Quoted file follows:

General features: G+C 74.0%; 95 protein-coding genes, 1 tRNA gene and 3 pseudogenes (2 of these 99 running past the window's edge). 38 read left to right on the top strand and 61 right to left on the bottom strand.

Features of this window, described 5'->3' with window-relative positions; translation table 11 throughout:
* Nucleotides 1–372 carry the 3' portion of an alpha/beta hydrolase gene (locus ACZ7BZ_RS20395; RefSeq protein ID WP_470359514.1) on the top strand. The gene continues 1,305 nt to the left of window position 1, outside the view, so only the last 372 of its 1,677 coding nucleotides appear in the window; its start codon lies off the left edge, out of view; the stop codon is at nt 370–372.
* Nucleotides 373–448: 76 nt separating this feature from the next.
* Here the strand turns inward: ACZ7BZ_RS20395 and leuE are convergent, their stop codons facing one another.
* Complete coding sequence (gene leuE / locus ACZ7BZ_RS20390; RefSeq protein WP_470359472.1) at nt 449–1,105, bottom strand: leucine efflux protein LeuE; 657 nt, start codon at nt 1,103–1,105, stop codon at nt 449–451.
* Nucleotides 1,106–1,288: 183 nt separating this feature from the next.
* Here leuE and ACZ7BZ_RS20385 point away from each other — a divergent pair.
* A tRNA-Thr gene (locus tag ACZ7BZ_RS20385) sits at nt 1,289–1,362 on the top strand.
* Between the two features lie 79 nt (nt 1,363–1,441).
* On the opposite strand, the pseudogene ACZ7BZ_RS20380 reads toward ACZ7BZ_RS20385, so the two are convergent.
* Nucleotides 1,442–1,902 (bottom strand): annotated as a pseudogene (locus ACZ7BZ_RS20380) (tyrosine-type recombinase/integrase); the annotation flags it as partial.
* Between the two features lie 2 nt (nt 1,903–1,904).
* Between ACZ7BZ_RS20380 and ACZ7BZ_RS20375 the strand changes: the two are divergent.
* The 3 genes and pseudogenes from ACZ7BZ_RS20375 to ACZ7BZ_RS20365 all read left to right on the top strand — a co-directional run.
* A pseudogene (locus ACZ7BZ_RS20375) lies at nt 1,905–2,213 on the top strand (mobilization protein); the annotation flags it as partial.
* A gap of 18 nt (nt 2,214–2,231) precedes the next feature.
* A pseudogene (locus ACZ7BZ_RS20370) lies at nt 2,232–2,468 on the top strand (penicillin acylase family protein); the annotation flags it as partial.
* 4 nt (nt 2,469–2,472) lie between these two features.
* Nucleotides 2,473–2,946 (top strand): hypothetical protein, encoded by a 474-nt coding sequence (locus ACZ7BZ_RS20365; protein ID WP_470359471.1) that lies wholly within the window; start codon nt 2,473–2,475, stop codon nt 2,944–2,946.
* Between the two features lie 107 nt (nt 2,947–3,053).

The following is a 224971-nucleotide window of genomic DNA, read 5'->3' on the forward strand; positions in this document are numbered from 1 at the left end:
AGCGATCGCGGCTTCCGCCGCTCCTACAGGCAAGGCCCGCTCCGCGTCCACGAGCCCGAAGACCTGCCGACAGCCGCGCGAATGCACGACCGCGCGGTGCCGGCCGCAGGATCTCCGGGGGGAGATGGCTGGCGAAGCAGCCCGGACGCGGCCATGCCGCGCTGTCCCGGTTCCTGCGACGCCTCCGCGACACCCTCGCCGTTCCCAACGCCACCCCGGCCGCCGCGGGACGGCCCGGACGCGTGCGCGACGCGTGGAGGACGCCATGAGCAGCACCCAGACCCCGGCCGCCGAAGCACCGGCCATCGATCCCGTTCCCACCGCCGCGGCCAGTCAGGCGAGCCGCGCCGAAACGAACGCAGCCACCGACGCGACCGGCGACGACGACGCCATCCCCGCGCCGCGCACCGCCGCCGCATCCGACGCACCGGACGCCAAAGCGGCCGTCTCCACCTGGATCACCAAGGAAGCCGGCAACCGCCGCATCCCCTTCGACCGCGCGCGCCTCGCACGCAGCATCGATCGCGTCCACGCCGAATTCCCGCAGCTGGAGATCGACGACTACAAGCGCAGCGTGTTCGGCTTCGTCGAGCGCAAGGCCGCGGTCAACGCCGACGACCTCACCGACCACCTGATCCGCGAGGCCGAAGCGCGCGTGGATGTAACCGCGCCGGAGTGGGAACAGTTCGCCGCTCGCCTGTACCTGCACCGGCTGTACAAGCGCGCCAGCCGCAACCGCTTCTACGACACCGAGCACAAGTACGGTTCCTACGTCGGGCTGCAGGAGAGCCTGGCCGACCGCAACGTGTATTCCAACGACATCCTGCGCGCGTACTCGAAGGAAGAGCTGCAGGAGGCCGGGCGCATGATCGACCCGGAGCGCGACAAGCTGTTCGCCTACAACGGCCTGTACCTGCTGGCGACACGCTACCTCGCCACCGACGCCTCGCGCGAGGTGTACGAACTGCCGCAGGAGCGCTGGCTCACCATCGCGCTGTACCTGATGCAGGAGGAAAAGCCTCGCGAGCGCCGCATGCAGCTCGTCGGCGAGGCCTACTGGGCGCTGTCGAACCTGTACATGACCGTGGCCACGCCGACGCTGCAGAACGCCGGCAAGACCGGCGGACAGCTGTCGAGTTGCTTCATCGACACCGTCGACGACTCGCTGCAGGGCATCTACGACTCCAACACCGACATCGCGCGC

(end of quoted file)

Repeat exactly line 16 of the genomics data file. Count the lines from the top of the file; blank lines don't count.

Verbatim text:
* A pseudogene (locus ACZ7BZ_RS20375) lies at nt 1,905–2,213 on the top strand (mobilization protein); the annotation flags it as partial.